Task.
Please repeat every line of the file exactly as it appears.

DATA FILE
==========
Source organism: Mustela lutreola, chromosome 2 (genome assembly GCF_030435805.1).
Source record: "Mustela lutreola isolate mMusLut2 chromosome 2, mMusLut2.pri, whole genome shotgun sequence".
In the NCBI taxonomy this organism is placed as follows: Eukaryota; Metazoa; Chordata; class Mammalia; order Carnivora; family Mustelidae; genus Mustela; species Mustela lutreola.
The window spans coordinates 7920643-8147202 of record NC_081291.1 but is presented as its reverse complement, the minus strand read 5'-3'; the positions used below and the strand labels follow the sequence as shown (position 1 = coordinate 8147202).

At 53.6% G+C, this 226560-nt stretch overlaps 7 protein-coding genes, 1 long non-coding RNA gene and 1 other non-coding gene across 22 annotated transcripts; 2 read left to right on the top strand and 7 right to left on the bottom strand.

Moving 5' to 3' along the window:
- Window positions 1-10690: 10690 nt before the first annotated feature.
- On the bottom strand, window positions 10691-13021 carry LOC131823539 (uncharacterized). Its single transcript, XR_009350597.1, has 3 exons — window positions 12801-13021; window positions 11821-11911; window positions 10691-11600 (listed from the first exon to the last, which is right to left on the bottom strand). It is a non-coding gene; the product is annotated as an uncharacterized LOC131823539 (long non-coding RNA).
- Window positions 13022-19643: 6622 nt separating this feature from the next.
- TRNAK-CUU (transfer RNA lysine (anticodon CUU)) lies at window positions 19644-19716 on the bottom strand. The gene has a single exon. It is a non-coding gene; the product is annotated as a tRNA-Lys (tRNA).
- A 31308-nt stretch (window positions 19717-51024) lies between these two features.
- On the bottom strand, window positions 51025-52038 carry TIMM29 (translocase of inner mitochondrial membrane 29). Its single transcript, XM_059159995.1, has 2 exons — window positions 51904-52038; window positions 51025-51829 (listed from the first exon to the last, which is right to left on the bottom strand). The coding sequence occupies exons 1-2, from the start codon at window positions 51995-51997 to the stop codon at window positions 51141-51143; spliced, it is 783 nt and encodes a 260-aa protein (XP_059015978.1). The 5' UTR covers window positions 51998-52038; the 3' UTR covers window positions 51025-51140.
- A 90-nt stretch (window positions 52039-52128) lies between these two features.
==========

Source organism: Mustela lutreola, chromosome 2 (genome assembly GCF_030435805.1).
Source record: "Mustela lutreola isolate mMusLut2 chromosome 2, mMusLut2.pri, whole genome shotgun sequence".
In the NCBI taxonomy this organism is placed as follows: Eukaryota; Metazoa; Chordata; class Mammalia; order Carnivora; family Mustelidae; genus Mustela; species Mustela lutreola.
The window spans coordinates 7920643-8147202 of record NC_081291.1 but is presented as its reverse complement, the minus strand read 5'-3'; the positions used below and the strand labels follow the sequence as shown (position 1 = coordinate 8147202).

At 53.6% G+C, this 226560-nt stretch overlaps 7 protein-coding genes, 1 long non-coding RNA gene and 1 other non-coding gene across 22 annotated transcripts; 2 read left to right on the top strand and 7 right to left on the bottom strand.

Moving 5' to 3' along the window:
- Window positions 1-10690: 10690 nt before the first annotated feature.
- On the bottom strand, window positions 10691-13021 carry LOC131823539 (uncharacterized). Its single transcript, XR_009350597.1, has 3 exons — window positions 12801-13021; window positions 11821-11911; window positions 10691-11600 (listed from the first exon to the last, which is right to left on the bottom strand). It is a non-coding gene; the product is annotated as an uncharacterized LOC131823539 (long non-coding RNA).
- Window positions 13022-19643: 6622 nt separating this feature from the next.
- TRNAK-CUU (transfer RNA lysine (anticodon CUU)) lies at window positions 19644-19716 on the bottom strand. The gene has a single exon. It is a non-coding gene; the product is annotated as a tRNA-Lys (tRNA).
- A 31308-nt stretch (window positions 19717-51024) lies between these two features.
- On the bottom strand, window positions 51025-52038 carry TIMM29 (translocase of inner mitochondrial membrane 29). Its single transcript, XM_059159995.1, has 2 exons — window positions 51904-52038; window positions 51025-51829 (listed from the first exon to the last, which is right to left on the bottom strand). The coding sequence occupies exons 1-2, from the start codon at window positions 51995-51997 to the stop codon at window positions 51141-51143; spliced, it is 783 nt and encodes a 260-aa protein (XP_059015978.1). The 5' UTR covers window positions 51998-52038; the 3' UTR covers window positions 51025-51140.
- A 90-nt stretch (window positions 52039-52128) lies between these two features.